A Tamaskan Dog
|Nicknames||Tam, Tamaskan Husky|
|Country of origin||Finland|
|Dog (Canis lupus familiaris)|
The Tamaskan Dog is a crossbred dog of sleddog type, created in Finland, and as of 27 November 2013, has been recognized by the American Rare Breed Association, and the Kennel Club of the United States of America, two related dog fancier and pedigree registries. It is a highly versatile dog that can excel in agility, obedience and working trials. Morphologically, Tamaskans have been bred to look like wolves and wolfdog-hybrids and have a notable lupine appearance. Although there are a little over 600 registered Tamaskan Dogs worldwide, increasing interest has resulted in their spread throughout continental Europe, the UK and the USA, as well as Canada and Australia.
Tamaskans are large, athletic dogs; slightly taller in size than German Shepherds. With regard to build, they are substantially larger than typical sled dogs but smaller than the Alaskan Malamute. They generally resemble grey wolves and wolfdogs.
On average, Tamaskan adults measure around 24-28 inches (60–70 cm) tall at the shoulder and typically weigh between 55-88 pounds (25–40 kg)–the heaviest recorded Tamaskan males (to date) weigh just under 50 kg. Females are usually slightly smaller and lighter than males, with a distinct feminine appearance. Males are more heavyset with broader heads and a heavier bone structure. Tamaskans have a lupine appearance with a straight bushy tail and thick double coat that comes in three main colors: Wolf Gray, Red Gray, and Black Gray. Each individual guard hair is agouti banded along its length. The almond-shaped eyes range from yellow through to amber and brown, with lighter colored eyes being very rare. Blue eyes are not acceptable, nor are mismatched eyes.
Overall the Tamaskan breed is healthy with only a few notable health issues, which affect a small percentage of the bloodlines to date. Roughly 10% of males suffer from cryptorchidism: undescended testes. With these cases, usually only one testicle fully descends within the scrotum, while the other testicle remains "hidden" up within the abdominal cavity. Epilepsy has been diagnosed in five dogs, affecting about 1 out of every 100 registered Tamaskan worldwide. Several dogs have been found to be carriers of degenerative myelopathy. As with all large breed dogs, hip dysplasia is a risk.
There are breed clubs in the United States (US Tamaskan Dog Club), Canada (National Tamaskan Club of Canada), France (Club Français du Tamaskan), Germany (Tamaskan Club Germany), the Netherlands (Nederlandse Tamaskan Club), Croatia (Hrvatski Tamaskan Savez), and the United Kingdom ("Tamaskan Dog Society of Great Britain"),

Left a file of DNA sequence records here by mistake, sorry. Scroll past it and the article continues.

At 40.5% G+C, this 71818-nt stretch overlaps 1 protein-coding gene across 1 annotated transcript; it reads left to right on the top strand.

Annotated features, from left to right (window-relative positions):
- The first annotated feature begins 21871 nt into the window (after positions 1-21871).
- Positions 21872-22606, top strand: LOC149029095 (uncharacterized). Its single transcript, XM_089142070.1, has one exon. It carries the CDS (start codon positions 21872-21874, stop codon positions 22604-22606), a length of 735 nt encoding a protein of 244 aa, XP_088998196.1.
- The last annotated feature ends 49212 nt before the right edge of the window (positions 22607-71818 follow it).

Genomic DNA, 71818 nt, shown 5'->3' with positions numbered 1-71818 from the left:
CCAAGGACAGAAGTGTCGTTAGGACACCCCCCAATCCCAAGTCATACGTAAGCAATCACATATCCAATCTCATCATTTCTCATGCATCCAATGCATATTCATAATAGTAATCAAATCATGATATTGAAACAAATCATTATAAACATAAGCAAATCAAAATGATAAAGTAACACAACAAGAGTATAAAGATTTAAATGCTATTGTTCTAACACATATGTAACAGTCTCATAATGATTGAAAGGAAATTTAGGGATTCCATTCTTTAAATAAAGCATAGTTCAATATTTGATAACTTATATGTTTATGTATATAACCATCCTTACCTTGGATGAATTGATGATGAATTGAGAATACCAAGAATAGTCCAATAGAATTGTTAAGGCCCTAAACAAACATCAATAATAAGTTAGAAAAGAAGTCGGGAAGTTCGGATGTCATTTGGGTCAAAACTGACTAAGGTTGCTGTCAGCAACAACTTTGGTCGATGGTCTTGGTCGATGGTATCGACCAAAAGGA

Famous Tamaskan Dogs
In October 2007, a Tamaskan named "Genghis Khan" featured as a wolf in a music video for the band Lucretia Choir.
In September 2010, a TDR registered male Tamaskan named "Wave" became the official Live Mascot of North Carolina State University's football team: NC State Wolfpack. Wave (aka "Tuffy") now attends most home games and can be seen stalking around the sidelines.
|Wikimedia Commons has media related to Tamaskan.|
- "International Tamaskan Forum - Login".
- "Kennel Club USA - Tamaskan Dog".
- "Tamaskan Pictorial Standard".
- "US Tamaskan Dog Club". US Tamaskan Dog Club.
- "National Tamaskan Club of Canada".
- "Club Français du Tamaskan".
- "Tamaskan Club - Startseite". Tamaskan Club.
- Rahne Meeder. "Home - Nederlandse Tamaskan Club". Nederlandse Tamaskan Club.
- "Hrvatski Tamaskan Savez / Croatian Tamaskan Club". Facebook.
- "Tamaskan Dog Society of Great Britain". Tamaskan Dog Society of Great Britain.
- Paul Hornsey. "Lucretia Choir: News".
- "Local & North Carolina state news from Raleigh, NC - NewsObserver.com".
- "The Daily Tar Heel :: N.C. State to use tamaskan dog for mascot".
- "Celebrity Pets Must See Photos and Videos - PEOPLE Pets : People.com". PEOPLE.com.
- "NC State's Live Mascot "Tuffy"".
- "1156. Emisija " Kućni ljubimci ", HTV 1, 22.09.2012. 10:10 sati - Facebook".
- The Florida Lupine News Volume 9 Issue 3 (Autumn 2007)[unreliable source?]
- Animal Wellness Magazine 7447079635 Volume 10 Issue 1 (Feb-Mar 2008)
- Dogs Monthly - March 2009 Issue
- Dogs Today July 2009 Issue (Pages 24 & 25)
- Dogs Today - November 2009 Issue (front cover)
- Dogs Today July 2010 Issue
- Dogs Today August 2010 Issue
- Dogs Today September 2010 Issue
- Das deutsche Hunde Magazin November 2011
- PDF German Edition[dead link]
- [dead link]